In 1558, Nicolo Zeno (1515-1565) published De I Commentarii del Viaggio, which purported to be the story of the travels of Nicolo and Antonio Zeno, ancestors of the publisher, based on a fragmentary document that had come down in the family. The account told how in the late fourteenth century the Zeno brothers had sailed, in the employ of Henry Sinclair, the Earl of Orkney, to Iceland, Greenland and elsewhere in the North Atlantic. Two islands they supposedly visited were Frisland (on the way to Greenland) and then Icaria (somewhere past Greenland). Also, purportedly, they had heard a report by a fisherman that he had visited lands to the west of Greenland, called Estotiland and Drogeo, and the Zenos may have sailed in search of these lands.
The account was accompanied by a map showing these islands/lands and it caused something of a sensation when it was published. Today there is debate as to whether the brothers made some or any of the alleged voyages, but the consensus is that the account was wholly fabricated by Nicolo in order to try to prove that it was his Venetian ancestors, not the Genoese Columbus, who had first landed in the New World. Though a fictional tale, the story and particularly the map had a great impact in the subsequent mapping of the Northern Atlantic.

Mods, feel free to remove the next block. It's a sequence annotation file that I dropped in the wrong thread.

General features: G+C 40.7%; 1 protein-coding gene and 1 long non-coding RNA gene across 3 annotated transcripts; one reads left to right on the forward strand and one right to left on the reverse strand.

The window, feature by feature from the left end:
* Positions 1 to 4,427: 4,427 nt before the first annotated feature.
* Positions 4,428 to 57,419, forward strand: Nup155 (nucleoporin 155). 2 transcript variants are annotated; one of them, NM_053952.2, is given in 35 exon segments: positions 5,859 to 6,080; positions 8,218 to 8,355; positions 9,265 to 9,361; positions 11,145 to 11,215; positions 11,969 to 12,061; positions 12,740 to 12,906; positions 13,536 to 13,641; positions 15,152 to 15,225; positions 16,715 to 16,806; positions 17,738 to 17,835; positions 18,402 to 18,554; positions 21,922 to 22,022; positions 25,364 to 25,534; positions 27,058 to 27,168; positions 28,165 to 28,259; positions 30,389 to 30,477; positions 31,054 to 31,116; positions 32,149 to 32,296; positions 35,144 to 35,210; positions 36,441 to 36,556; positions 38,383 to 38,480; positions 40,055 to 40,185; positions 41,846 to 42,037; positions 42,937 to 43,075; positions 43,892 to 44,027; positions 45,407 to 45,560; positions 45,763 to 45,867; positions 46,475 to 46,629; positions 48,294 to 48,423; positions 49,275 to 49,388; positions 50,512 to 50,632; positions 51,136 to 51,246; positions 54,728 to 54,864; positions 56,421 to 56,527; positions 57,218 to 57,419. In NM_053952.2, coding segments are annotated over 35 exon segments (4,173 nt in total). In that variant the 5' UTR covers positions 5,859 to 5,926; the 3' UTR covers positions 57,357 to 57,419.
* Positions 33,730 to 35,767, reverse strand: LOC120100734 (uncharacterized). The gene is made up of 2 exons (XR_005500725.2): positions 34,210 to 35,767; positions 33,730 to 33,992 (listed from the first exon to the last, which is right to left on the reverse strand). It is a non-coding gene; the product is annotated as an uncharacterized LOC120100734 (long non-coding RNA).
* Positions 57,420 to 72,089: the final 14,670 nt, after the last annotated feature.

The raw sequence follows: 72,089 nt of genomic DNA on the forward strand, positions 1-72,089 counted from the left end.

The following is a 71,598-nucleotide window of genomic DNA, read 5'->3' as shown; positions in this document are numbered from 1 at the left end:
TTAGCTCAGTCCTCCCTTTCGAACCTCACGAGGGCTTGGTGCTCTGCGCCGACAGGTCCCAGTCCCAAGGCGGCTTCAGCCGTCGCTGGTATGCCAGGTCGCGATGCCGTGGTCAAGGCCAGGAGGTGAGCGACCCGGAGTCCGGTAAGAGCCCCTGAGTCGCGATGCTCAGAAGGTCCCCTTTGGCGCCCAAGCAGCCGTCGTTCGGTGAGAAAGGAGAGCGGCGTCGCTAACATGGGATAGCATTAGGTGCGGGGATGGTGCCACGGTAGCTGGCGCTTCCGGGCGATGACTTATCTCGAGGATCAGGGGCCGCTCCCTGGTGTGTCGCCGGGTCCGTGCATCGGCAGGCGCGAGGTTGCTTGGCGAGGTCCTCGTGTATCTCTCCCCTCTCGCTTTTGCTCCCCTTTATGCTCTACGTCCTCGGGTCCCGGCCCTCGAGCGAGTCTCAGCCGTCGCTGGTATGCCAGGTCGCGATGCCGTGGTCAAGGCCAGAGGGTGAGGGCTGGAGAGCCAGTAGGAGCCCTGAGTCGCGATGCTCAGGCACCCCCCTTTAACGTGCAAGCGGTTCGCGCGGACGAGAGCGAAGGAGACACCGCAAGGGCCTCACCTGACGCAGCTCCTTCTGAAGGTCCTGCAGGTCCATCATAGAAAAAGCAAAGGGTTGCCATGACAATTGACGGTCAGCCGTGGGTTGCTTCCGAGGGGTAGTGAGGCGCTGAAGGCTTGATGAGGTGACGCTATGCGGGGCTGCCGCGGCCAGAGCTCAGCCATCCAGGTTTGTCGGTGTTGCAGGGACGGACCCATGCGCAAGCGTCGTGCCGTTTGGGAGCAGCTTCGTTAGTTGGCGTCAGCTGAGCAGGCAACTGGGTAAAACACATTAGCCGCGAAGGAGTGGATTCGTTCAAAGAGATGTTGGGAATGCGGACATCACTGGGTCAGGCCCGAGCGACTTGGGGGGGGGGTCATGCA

In 1561, shortly after Zeno’s original publication, Girolamo Ruscelli issued a version of the Zeno map, showing all these fabricated places. The non-existent islands of Frisland and Icaria are shown just below Iceland, and further to the south are Estotiland and Deogeo. These latter are drawn running to the edge of the map, indicating that they might be part of the North American continent. [Click here to see labeled image of the Ruscelli Zeno map] The geography of the Zeno map was picked up by other important cartographers, including Gerard Mercator and Abraham Ortelius. The former showed these fictional lands on his great world map of 1569 and even included an inset map of the non-existent Frisland on his map of the North Pole (cf. images below), while Ortelius produced a map of the North Sea that was a somewhat augmented version of the Zeno map (cf. image at top of blog). With these two heavy-weights lending their authority to the Zeno myth, it is not surprising that this geography persisted for some time before it was taken off the map.
It is a very interesting case study to see how the Zeno myth had subsequent impact on future exploration and mapping. In 1576, Martin Frobisher, looking for the Northwest Passage, sailed to Iceland, then Greenland, and then up into the Labrador Sea, finally reaching what is now Frobisher Bay in Baffin Island. The problem was that Frobisher was looking at a map based on Mercator’s 1569 cartography, which included the non-existent Frisland, and thus Frobisher didn’t realize where he was. When he had arrived at Greenland, he looked at his map and figured he had landed on Frisland (he actually claimed Frisland for Queen Elizabeth!), and so when he got to Baffin Island he figured he was at Greenland. So, his report of what he saw on Baffin Island was ascribed by mapmakers to Greenland.
The confusion went further, however, for when Frobisher sailed into what is now Frobisher Bay, he thought he was sailing into a strait, not a bay. Thus, after Frobisher returned with the report of his exploration, mapmakers put a strait (not the correct bay) at the end of Greenland (not correctly on Baffin Island). So here we have one cartographic myth, Frisland, creating another such myth, Frobisher’s Strait at the tip of Greenland!